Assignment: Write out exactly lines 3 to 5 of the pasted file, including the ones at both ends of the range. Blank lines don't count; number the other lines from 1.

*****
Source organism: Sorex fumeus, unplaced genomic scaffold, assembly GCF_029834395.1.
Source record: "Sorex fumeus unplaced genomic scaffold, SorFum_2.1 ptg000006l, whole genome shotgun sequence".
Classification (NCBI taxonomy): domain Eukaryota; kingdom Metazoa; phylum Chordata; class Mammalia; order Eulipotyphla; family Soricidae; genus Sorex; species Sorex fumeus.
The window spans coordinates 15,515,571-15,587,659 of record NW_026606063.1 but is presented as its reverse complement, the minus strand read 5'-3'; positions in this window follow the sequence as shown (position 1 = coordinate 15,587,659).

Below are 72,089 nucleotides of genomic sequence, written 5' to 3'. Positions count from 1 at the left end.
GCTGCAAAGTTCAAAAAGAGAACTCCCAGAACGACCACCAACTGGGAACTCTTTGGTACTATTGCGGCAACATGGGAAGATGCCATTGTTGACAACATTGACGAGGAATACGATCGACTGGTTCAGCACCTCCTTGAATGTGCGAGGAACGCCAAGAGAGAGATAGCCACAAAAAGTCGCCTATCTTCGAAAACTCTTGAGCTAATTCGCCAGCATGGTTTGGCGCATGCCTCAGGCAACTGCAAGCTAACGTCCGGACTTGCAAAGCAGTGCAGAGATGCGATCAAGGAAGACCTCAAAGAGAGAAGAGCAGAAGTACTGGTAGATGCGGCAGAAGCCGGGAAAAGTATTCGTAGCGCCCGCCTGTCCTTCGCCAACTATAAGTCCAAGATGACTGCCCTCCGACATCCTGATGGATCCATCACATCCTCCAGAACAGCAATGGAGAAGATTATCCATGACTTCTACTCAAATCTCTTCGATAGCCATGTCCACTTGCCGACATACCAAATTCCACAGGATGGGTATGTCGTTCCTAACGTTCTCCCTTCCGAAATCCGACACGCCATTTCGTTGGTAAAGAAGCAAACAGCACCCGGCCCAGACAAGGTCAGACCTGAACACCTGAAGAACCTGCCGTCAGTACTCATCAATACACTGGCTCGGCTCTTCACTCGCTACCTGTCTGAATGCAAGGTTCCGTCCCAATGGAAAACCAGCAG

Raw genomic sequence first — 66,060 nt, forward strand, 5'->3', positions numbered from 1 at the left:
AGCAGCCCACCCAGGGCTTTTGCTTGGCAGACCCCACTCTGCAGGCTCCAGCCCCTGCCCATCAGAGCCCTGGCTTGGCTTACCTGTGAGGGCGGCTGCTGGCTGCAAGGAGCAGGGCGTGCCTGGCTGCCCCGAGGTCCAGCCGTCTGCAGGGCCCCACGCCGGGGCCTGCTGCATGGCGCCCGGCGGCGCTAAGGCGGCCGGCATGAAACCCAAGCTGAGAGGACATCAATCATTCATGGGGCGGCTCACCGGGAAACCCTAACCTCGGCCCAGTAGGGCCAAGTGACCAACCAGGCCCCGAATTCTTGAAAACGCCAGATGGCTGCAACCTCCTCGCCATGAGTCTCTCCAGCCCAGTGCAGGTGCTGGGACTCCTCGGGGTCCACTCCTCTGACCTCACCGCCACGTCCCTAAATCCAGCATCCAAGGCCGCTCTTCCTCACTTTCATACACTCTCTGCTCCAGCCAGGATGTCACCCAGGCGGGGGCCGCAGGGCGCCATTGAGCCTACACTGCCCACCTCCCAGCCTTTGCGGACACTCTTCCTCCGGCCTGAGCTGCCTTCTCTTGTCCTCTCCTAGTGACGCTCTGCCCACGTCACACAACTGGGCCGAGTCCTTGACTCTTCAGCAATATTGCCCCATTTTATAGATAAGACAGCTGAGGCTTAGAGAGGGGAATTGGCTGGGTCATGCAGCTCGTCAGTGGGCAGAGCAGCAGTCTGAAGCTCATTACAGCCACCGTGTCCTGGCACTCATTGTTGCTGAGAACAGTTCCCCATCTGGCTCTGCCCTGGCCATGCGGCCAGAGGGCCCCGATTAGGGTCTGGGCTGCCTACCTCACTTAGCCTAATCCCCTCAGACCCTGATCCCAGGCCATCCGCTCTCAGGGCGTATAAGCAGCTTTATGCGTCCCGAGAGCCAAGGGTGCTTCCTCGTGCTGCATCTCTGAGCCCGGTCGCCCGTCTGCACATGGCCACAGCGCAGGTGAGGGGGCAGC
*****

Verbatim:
Classification (NCBI taxonomy): domain Eukaryota; kingdom Metazoa; phylum Chordata; class Mammalia; order Eulipotyphla; family Soricidae; genus Sorex; species Sorex fumeus.
The window spans coordinates 15,515,571-15,587,659 of record NW_026606063.1 but is presented as its reverse complement, the minus strand read 5'-3'; positions in this window follow the sequence as shown (position 1 = coordinate 15,587,659).

Below are 72,089 nucleotides of genomic sequence, written 5' to 3'. Positions count from 1 at the left end.